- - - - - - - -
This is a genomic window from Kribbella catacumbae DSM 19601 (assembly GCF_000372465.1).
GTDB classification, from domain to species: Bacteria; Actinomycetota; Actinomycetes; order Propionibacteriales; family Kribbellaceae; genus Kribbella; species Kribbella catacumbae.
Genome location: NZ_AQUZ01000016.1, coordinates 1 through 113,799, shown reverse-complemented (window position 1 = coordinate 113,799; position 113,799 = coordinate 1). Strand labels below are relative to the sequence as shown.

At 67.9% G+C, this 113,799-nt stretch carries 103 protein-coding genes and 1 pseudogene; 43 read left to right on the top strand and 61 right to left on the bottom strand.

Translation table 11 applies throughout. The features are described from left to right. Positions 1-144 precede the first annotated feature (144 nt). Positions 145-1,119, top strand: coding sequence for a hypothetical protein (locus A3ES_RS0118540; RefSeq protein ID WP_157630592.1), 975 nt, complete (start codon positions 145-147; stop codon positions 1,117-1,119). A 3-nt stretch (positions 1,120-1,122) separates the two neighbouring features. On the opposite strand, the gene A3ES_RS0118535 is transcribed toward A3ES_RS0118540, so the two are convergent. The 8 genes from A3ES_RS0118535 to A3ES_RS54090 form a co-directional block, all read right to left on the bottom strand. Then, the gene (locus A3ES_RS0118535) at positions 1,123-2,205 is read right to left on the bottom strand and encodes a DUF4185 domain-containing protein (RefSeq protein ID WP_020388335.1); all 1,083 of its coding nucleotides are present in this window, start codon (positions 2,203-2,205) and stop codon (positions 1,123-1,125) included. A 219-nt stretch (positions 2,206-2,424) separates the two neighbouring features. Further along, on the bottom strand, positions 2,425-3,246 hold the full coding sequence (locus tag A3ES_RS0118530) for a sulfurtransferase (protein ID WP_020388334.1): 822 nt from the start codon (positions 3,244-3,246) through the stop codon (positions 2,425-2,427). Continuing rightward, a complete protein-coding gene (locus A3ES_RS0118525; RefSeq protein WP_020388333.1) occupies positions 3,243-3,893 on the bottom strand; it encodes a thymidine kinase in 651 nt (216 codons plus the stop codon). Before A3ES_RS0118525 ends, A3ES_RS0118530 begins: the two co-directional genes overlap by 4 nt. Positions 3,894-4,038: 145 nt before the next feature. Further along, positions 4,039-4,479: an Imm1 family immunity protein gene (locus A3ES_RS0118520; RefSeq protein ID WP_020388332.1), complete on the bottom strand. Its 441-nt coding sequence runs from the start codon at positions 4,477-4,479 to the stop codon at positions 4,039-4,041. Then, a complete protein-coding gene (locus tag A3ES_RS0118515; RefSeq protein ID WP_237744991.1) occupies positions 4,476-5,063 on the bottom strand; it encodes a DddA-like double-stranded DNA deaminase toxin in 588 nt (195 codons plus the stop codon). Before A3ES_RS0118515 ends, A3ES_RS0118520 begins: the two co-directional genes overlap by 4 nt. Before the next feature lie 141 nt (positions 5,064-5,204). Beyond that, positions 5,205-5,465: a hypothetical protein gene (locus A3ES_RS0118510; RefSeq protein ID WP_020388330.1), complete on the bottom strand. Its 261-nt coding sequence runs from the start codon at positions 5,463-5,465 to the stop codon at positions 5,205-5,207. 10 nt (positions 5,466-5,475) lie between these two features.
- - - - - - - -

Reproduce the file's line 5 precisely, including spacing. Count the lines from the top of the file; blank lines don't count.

Translation table 11 applies throughout. The features are described from left to right. Positions 1-144 precede the first annotated feature (144 nt). Positions 145-1,119, top strand: coding sequence for a hypothetical protein (locus A3ES_RS0118540; RefSeq protein ID WP_157630592.1), 975 nt, complete (start codon positions 145-147; stop codon positions 1,117-1,119). A 3-nt stretch (positions 1,120-1,122) separates the two neighbouring features. On the opposite strand, the gene A3ES_RS0118535 is transcribed toward A3ES_RS0118540, so the two are convergent. The 8 genes from A3ES_RS0118535 to A3ES_RS54090 form a co-directional block, all read right to left on the bottom strand. Then, the gene (locus A3ES_RS0118535) at positions 1,123-2,205 is read right to left on the bottom strand and encodes a DUF4185 domain-containing protein (RefSeq protein ID WP_020388335.1); all 1,083 of its coding nucleotides are present in this window, start codon (positions 2,203-2,205) and stop codon (positions 1,123-1,125) included. A 219-nt stretch (positions 2,206-2,424) separates the two neighbouring features. Further along, on the bottom strand, positions 2,425-3,246 hold the full coding sequence (locus tag A3ES_RS0118530) for a sulfurtransferase (protein ID WP_020388334.1): 822 nt from the start codon (positions 3,244-3,246) through the stop codon (positions 2,425-2,427). Continuing rightward, a complete protein-coding gene (locus A3ES_RS0118525; RefSeq protein WP_020388333.1) occupies positions 3,243-3,893 on the bottom strand; it encodes a thymidine kinase in 651 nt (216 codons plus the stop codon). Before A3ES_RS0118525 ends, A3ES_RS0118530 begins: the two co-directional genes overlap by 4 nt. Positions 3,894-4,038: 145 nt before the next feature. Further along, positions 4,039-4,479: an Imm1 family immunity protein gene (locus A3ES_RS0118520; RefSeq protein ID WP_020388332.1), complete on the bottom strand. Its 441-nt coding sequence runs from the start codon at positions 4,477-4,479 to the stop codon at positions 4,039-4,041. Then, a complete protein-coding gene (locus tag A3ES_RS0118515; RefSeq protein ID WP_237744991.1) occupies positions 4,476-5,063 on the bottom strand; it encodes a DddA-like double-stranded DNA deaminase toxin in 588 nt (195 codons plus the stop codon). Before A3ES_RS0118515 ends, A3ES_RS0118520 begins: the two co-directional genes overlap by 4 nt. Before the next feature lie 141 nt (positions 5,064-5,204). Beyond that, positions 5,205-5,465: a hypothetical protein gene (locus A3ES_RS0118510; RefSeq protein ID WP_020388330.1), complete on the bottom strand. Its 261-nt coding sequence runs from the start codon at positions 5,463-5,465 to the stop codon at positions 5,205-5,207. 10 nt (positions 5,466-5,475) lie between these two features.